With the convergence of architecture and art, Taos provides a breathtaking backdrop that stimulates a rich understanding and appreciation of our state’s traditions. The 25 participants of this year’s three-day architectural tour enjoyed VIP access to eight Taos sites during the weekend of November 2.
SPECIAL THANKS TO OUR SPONSORS:
Living Designs Group Architects | Studio Southwest Architects | VGHArchitects
Baker Architecture + Design | Martin Stupich Photographer | Jon Anderson Architecture | School Zone Institute
To share this experience, this photo collage captures all the people, places and things that made this tour unique and unforgettable. This was possibly the most photogenic tour in its 30-year history. Photos were submitted by NMAF members Ken Hartke, Roy Hertweck and Karli Massey.
San Francisco de Asis
San Francisco de Asis is a Roman Catholic parish in Ranchos de Taos, and has stood as a cornerstone of the surrounding community since its construction began, perhaps as early as 1772. The tour was led by a local docent and church historian who demonstrated how the building itself is a living work of art. The church houses treasures of the Spanish Colonial style in its reredos (altar screens) and its other interior art, including hand-hewen vigas resting on hand-carved corbels (photos were not allowed inside the church). As traditional adobe construction, the building must be renewed yearly by fresh coats of mud plaster.
Historic Taos County Courthouse
UNM’s Audra Bellmore, Ph.D. led a tour and discussion of the courthouse murals. Taos County build the courthouse in 1932. This Spanish-Pueblo revival style building was designed by Albuquerque architect Louis Hesselden. By 1934, the county obtained funding from the Public Works Administration for the painting of the courtroom murals. The murals are period interpretations of justice by four New Mexico artists: Emil Bisttram, Ward Lockwood, Bert Phillips, and Victor Higgins.
Hacienda de los Martinez
The Hacienda de los Martinez is one of the few northern New Mexico style, late Spanish Colonial period “Great Houses” remaining in the Southwest. Built in 1804, the 21-room fortress has massive adobe walls became an important trading center for the northern boundary of the Spanish Empire.Tour guide Annie James provided our visitors with a glimpse into frontier life with adobe mudding and weaving demonstrations.
UNM Campus Construction Manager Jessica Romero-Sanchez and Architect Doug Patterson with Living Design Group provided an insightful tour of the UNM Taos Campus, which recently completed a 7,0000-square-foot renovation to its student support center. Other highlights of the site tour was the art building and multi-purpose instructional building to include significant energy upgrades. The campus is also accentuated by beautiful landscape architecture and an incredible art collection made possible by the Art in Public Places Program.
Couse-Sharp Historic Site
Tour participants explored the adjacent studios of E. I. Couse and J. H. Sharp, founding members of the Taos Society of Artists. The Couse house is still furnished with the original furniture and household items that belonged to the artist and his wife. Paintings from various periods of Couse’s career are on view in his studio and you can see the models stage and props. There was also a visit to Sharp’s two studios (plus teepee) – one in the Luna family’s 1835 chapel that he acquired in 1908 and the second was a two-story house with big studio windows and storage for his extensive collection of Indian costumes and artifacts.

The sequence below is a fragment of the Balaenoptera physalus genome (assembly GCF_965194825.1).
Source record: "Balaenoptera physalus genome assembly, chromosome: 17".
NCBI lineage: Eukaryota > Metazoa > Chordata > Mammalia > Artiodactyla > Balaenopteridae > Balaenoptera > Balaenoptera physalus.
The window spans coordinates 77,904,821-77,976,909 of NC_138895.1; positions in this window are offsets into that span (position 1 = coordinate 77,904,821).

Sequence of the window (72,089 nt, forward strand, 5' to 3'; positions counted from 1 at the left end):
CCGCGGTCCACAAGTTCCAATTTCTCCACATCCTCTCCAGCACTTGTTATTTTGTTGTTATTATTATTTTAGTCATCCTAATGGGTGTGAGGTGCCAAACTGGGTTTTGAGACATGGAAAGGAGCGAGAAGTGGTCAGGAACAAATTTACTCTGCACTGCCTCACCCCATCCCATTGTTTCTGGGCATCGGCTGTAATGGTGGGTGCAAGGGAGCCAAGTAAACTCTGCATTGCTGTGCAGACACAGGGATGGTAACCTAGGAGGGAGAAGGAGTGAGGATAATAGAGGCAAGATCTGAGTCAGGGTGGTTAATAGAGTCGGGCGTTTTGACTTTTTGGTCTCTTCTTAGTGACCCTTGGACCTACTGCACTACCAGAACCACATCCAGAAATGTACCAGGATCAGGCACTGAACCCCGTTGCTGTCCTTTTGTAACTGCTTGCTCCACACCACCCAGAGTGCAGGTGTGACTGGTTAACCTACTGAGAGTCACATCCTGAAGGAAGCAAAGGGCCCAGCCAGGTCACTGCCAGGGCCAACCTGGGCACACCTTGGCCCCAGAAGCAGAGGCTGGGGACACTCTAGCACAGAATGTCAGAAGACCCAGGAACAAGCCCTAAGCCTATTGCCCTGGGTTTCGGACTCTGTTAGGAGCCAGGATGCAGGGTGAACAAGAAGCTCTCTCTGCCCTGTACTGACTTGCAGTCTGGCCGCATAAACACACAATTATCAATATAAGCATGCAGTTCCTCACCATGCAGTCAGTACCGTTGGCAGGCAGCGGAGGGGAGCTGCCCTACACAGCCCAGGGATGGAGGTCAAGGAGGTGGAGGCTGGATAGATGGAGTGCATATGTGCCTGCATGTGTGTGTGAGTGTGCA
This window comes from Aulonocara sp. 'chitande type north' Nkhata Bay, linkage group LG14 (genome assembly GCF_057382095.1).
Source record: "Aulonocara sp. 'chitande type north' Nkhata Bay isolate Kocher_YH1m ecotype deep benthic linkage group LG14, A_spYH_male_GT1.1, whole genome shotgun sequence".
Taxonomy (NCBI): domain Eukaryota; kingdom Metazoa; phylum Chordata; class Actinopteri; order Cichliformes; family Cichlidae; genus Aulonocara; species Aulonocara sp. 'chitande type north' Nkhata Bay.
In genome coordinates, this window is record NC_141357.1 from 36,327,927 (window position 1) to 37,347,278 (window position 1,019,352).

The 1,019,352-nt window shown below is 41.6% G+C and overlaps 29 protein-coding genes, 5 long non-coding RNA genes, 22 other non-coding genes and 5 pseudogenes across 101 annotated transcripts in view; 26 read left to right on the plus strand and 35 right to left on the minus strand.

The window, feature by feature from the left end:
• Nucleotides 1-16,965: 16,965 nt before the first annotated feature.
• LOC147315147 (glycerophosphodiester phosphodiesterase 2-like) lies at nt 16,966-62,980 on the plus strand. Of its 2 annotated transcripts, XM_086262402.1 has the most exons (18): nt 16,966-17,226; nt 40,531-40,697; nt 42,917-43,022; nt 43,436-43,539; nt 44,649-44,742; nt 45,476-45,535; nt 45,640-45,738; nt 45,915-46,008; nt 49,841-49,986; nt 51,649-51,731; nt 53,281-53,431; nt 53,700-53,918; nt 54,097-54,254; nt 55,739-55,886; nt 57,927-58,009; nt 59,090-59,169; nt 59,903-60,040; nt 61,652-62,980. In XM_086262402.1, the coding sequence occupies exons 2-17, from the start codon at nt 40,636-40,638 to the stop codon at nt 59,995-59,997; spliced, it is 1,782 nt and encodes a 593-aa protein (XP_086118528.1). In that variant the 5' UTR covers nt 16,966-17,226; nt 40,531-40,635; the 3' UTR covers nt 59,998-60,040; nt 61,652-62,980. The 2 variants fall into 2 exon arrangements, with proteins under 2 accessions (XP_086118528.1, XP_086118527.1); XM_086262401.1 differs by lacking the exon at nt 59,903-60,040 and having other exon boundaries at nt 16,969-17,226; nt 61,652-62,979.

Taos Art Museum at the Fechin House
In early 1927, Russian artist Nicolai Fechin acquired a small two-story house, located on the main street of Taos. For the next five years, Nicolai planned and his multi-lingual wife Alexandra communicated directions to masons from the Taos Pueblo. Nicolai worked day and night, and the final result was a 4,000-square-foot, asymmetrical Pueblo and Mission Revival house, with 24-inch adobe walls. The Fechins created a masterpiece of Southwest architecture. The spaces within the home houses Nicolai’s art collections as well as his carvings of sculpture, furniture, and architectural ornament. Participants were able to enjoy a dinner event in the Fechin studio after a special tour.
D.H. Lawrence Ranch
The site visit to the D.H. Lawrence Ranch was led by master site planner Shawn Events of AOS Architects. The purpose of UNM’s Ranch initiatives is to preserve the legacy of novelist D.H. Lawrence and his wife, Frieda Lawrence. Widely considered one of the most important writers of the twentieth century, the British novelist owned only one piece of property in his lifetime – a 160-acre ranch located 15 miles outside of Taos, which was later bequeathed to UNM by Frieda. She stipulated that the ranch be used for educational, cultural and recreational purposes and that the Lawrence memorial be open to the public. Tour participants learned about the challenges of maintaining the remote site with limited resources.
St. Anthony Church (Questa)
In 2008, the Archbishop of Santa Fe said St Anthony’s church should be torn down and a new one built. But residents would have none of it. Parishioners and others are using their smarts and their brawn to make a once-collapsing shell of a church to once again be the glue that held the community together through countless generations. In August 2016, the church was re-dedicated and Questa community members have proven to serve as role models of strength and unity.